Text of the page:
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Galway Coastal Hill Area
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Foher Coastal Hill Fothair A name in Irish OSI Galway County in Connacht Province, in no lists

Height: 223m OS 1:50k Mapsheet: 37 Grid Reference: L78400 63500
Place visited by 6 members. Recently by: elizauna, Fergalh, ucampbell, markmjcampion, Damian120, Jamessheerin
I have visited this place: NO (You need to be a logged-in member to change this.)

Longitude: -9.837875, Latitude: 53.607382 , Easting: 78400, Northing: 263500 Prominence: 48m
ITM: 478376 763519,   GPS IDs, 6 char: Foher, 10 char: Foher

COMMENTS for Foher (Fothair) 1 of 1  
Follow this place's comments Picture about mountain Foher (<i>Fothair</i>) in area Galway Coastal Hill, Ireland
Picture: Some of the finest scenery in Connemara
Stunning scenery overlooking Killary Fjord
by Damian120  6 Apr 2018
Many of the locals often refer to it as Foher and it was featured in one of Lonely Planet's Ireland Travel Guides. The scenery in this part of Connemara is breathtaking and is easily one of the most scenic parts detouring off the Wild Atlantic Way via the N59 Road.

Good footwear is essential and it's about a 60-minute walk back to the few remaining stone cottages. At certain times of the year, it may be a little wet in parts but this is Connemara terrain in its true essence. The route back is a photographer's dream and for me, the best parts are just after you pass the small waterfall. There are only about five of the original stone cottages remaining now as the vast majority of those destitute inhabitants were living in deplorable conditions. The conventional mud and straw huts that were a common feature throughout the west of Ireland in the 1800s.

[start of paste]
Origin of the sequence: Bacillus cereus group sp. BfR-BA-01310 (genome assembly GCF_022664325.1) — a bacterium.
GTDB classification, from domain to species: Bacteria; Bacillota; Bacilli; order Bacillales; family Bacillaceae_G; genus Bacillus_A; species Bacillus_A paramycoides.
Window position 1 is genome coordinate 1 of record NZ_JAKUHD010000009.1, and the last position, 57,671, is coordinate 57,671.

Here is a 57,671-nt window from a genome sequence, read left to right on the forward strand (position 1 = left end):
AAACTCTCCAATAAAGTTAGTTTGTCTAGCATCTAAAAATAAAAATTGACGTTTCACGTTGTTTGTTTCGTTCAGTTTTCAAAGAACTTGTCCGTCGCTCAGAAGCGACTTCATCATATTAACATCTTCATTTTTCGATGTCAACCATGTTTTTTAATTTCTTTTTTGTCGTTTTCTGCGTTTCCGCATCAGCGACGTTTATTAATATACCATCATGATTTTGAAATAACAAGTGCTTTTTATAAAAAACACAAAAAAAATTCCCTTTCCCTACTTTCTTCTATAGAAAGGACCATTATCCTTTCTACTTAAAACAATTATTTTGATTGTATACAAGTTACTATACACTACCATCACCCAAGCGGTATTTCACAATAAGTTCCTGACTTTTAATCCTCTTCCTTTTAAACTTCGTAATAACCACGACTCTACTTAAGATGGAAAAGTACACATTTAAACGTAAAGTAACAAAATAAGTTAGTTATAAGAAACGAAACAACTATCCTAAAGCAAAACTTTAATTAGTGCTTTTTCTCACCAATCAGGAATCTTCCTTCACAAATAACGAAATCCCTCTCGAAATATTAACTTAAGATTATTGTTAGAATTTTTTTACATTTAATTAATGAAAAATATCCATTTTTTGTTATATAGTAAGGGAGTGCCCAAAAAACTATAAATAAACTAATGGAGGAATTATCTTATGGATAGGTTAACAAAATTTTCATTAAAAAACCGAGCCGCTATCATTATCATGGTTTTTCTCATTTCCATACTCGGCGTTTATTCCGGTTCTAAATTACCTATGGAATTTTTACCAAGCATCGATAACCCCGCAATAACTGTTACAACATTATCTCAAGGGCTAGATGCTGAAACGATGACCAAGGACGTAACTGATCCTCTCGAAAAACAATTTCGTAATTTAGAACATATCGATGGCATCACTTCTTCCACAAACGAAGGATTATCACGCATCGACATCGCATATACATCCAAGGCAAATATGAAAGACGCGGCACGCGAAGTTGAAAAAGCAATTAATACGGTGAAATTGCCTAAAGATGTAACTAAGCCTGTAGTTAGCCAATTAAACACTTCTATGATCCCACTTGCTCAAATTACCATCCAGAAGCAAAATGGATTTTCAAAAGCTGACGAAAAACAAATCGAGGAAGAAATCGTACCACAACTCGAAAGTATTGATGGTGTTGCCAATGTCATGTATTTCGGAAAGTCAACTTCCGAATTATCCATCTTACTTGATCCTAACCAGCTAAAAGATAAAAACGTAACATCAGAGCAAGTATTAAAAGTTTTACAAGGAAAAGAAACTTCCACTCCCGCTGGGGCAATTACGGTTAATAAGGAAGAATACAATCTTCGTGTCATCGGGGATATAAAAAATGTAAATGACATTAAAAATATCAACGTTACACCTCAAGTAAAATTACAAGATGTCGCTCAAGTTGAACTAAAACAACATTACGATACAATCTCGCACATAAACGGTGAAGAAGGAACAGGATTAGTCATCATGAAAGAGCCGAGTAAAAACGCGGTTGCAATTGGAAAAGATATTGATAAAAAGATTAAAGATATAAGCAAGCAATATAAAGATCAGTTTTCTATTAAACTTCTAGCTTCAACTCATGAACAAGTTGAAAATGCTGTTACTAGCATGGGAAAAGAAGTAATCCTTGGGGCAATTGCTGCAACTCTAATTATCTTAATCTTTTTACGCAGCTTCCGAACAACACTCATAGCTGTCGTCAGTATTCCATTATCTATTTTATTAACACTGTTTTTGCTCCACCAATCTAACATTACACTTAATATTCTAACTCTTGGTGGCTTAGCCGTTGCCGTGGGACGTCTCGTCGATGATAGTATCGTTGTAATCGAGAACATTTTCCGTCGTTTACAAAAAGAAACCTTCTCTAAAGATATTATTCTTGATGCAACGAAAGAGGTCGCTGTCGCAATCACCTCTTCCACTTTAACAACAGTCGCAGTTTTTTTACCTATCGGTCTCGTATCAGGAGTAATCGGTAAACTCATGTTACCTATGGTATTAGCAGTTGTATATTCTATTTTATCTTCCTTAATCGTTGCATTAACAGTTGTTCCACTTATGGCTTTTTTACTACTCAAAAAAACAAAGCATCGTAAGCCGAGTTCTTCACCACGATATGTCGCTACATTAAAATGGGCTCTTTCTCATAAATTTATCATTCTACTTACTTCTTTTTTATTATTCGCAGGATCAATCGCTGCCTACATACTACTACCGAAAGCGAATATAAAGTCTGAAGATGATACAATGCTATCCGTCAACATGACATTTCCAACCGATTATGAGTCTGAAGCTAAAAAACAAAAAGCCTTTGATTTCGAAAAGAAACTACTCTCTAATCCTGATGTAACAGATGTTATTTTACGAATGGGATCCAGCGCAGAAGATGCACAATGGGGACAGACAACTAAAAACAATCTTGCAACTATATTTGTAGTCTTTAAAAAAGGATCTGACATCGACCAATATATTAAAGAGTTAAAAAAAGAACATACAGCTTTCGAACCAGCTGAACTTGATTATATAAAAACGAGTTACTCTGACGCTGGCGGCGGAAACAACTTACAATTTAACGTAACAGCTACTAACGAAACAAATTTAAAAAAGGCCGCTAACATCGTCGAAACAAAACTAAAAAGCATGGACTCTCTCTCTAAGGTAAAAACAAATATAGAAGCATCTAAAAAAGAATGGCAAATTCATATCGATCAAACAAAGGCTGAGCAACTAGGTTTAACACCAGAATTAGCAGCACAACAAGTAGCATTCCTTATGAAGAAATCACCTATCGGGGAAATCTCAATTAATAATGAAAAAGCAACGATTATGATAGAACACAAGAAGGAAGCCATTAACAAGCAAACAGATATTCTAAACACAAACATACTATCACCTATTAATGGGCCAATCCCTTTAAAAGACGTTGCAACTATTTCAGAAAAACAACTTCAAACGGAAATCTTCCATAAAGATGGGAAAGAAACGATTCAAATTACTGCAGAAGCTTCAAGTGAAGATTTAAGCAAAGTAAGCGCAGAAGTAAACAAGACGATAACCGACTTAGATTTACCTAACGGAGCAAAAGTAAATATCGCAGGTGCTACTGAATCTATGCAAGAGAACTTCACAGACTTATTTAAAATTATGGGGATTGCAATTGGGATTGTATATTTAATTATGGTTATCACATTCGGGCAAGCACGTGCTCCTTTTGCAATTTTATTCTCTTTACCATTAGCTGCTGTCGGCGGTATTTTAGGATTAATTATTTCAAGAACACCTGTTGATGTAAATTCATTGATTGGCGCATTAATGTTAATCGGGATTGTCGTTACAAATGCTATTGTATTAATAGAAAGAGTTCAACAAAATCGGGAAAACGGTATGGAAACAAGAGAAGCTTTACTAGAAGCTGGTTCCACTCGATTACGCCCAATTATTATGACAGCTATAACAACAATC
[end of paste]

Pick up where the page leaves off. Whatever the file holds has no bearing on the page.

Remarkably the original potato ridges remain right behind the cottages and further on to the right above the water you will see the original famine-relief road. A useless endeavour constructed sometime around 1847. It's still standing for the most part and is a visible testament to the starving men, women and children who constructed it for a daily pittance to stave of death.

Of the many that did succumb to death, they were carried through the Salrock Pass, rising left of the village through the small gate. Transported in the most basic of wooden coffins on their final journey over to the ancient cemetery at Salrock. At the highest point heading through the Salrock Pass, it was custom for the mourners to place the coffins atop a large stone boulder and to throw a pebble into a small recess at the base. It's difficult to believe but these pebbles are still there and in some numbers too but I had no intention of disturbing them. Continue down through the pass and turn left onto the road. This too passes through some dramatic scenery along Lough Fee and Lough Muck before eventually returning to the N59. Linkback:
Your Score: Very useful <<  >>Average
(End of comment section for Foher (Fothair).)

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British summit data courtesy:
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